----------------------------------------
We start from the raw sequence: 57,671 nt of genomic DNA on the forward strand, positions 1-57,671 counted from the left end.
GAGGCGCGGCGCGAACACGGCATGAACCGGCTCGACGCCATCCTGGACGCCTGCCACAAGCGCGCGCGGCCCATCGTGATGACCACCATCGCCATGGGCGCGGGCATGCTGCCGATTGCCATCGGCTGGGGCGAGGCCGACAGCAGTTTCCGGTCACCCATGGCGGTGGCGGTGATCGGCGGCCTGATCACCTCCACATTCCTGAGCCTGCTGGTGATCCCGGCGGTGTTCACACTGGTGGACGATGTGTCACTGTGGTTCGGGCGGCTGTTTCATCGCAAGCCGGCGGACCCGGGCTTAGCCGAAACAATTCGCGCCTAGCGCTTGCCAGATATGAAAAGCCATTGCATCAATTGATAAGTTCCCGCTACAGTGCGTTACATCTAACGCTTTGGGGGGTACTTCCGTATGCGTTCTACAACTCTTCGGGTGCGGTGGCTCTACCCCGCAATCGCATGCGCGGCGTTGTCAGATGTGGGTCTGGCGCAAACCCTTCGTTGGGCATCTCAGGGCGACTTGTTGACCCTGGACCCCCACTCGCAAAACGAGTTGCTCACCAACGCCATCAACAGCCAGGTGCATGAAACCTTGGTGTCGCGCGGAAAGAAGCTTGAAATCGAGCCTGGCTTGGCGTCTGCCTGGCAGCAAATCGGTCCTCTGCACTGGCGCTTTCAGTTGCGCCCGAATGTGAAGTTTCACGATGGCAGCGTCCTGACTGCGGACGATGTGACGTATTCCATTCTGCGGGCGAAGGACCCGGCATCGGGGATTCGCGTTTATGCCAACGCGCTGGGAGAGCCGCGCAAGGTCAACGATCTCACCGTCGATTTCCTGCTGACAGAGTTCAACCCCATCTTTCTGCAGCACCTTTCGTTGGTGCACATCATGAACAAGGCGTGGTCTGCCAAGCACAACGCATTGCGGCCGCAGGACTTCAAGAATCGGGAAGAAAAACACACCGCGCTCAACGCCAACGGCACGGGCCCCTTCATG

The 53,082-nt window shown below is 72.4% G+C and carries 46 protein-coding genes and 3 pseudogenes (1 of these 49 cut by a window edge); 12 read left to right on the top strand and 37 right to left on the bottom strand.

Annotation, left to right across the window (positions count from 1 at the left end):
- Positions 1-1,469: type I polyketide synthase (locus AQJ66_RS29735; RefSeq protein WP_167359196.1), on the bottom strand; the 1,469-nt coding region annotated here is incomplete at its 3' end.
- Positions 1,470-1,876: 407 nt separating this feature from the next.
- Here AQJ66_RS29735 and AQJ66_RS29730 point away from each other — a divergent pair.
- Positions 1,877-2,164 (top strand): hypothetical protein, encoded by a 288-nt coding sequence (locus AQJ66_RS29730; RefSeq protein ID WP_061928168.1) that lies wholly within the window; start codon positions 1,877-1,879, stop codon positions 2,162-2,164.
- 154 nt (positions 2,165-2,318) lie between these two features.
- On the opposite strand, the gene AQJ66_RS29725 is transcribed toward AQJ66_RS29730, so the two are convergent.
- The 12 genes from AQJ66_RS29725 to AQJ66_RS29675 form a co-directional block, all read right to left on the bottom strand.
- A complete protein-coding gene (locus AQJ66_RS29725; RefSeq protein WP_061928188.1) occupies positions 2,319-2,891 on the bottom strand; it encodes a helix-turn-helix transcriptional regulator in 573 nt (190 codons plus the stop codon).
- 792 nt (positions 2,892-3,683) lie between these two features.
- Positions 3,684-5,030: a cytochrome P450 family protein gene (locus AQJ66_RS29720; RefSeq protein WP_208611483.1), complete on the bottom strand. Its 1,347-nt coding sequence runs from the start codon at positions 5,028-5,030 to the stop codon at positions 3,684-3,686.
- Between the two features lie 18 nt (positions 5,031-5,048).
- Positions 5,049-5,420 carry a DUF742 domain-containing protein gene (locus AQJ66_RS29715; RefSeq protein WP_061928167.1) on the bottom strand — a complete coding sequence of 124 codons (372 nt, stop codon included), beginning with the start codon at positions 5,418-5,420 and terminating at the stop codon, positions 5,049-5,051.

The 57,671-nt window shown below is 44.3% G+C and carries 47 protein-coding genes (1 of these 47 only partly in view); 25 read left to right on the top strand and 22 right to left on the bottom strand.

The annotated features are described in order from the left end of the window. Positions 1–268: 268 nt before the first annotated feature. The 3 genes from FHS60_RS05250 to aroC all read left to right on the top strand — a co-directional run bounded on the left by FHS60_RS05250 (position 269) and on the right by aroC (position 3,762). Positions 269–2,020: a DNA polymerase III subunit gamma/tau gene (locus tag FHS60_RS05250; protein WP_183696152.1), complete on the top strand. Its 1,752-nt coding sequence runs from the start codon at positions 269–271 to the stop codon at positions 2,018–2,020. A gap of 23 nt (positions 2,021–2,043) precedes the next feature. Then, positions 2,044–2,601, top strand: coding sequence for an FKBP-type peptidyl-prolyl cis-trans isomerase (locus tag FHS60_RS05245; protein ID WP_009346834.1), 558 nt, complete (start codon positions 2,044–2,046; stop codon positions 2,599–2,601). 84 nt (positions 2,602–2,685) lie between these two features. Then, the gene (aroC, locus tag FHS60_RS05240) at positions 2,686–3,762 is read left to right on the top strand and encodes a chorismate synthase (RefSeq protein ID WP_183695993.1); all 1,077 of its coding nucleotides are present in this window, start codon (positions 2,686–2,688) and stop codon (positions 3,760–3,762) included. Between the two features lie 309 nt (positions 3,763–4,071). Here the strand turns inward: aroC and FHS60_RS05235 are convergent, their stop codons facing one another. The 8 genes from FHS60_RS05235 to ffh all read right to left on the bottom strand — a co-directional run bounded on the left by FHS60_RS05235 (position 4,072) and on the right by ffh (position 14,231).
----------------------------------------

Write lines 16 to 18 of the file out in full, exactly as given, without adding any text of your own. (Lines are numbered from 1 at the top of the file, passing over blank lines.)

- Positions 5,049-5,420 carry a DUF742 domain-containing protein gene (locus AQJ66_RS29715; RefSeq protein WP_061928167.1) on the bottom strand — a complete coding sequence of 124 codons (372 nt, stop codon included), beginning with the start codon at positions 5,418-5,420 and terminating at the stop codon, positions 5,049-5,051.

The 57,671-nt window shown below is 44.3% G+C and carries 47 protein-coding genes (1 of these 47 only partly in view); 25 read left to right on the top strand and 22 right to left on the bottom strand.

The annotated features are described in order from the left end of the window. Positions 1–268: 268 nt before the first annotated feature. The 3 genes from FHS60_RS05250 to aroC all read left to right on the top strand — a co-directional run bounded on the left by FHS60_RS05250 (position 269) and on the right by aroC (position 3,762). Positions 269–2,020: a DNA polymerase III subunit gamma/tau gene (locus tag FHS60_RS05250; protein WP_183696152.1), complete on the top strand. Its 1,752-nt coding sequence runs from the start codon at positions 269–271 to the stop codon at positions 2,018–2,020. A gap of 23 nt (positions 2,021–2,043) precedes the next feature. Then, positions 2,044–2,601, top strand: coding sequence for an FKBP-type peptidyl-prolyl cis-trans isomerase (locus tag FHS60_RS05245; protein ID WP_009346834.1), 558 nt, complete (start codon positions 2,044–2,046; stop codon positions 2,599–2,601). 84 nt (positions 2,602–2,685) lie between these two features. Then, the gene (aroC, locus tag FHS60_RS05240) at positions 2,686–3,762 is read left to right on the top strand and encodes a chorismate synthase (RefSeq protein ID WP_183695993.1); all 1,077 of its coding nucleotides are present in this window, start codon (positions 2,686–2,688) and stop codon (positions 3,760–3,762) included. Between the two features lie 309 nt (positions 3,763–4,071). Here the strand turns inward: aroC and FHS60_RS05235 are convergent, their stop codons facing one another. The 8 genes from FHS60_RS05235 to ffh all read right to left on the bottom strand — a co-directional run bounded on the left by FHS60_RS05235 (position 4,072) and on the right by ffh (position 14,231).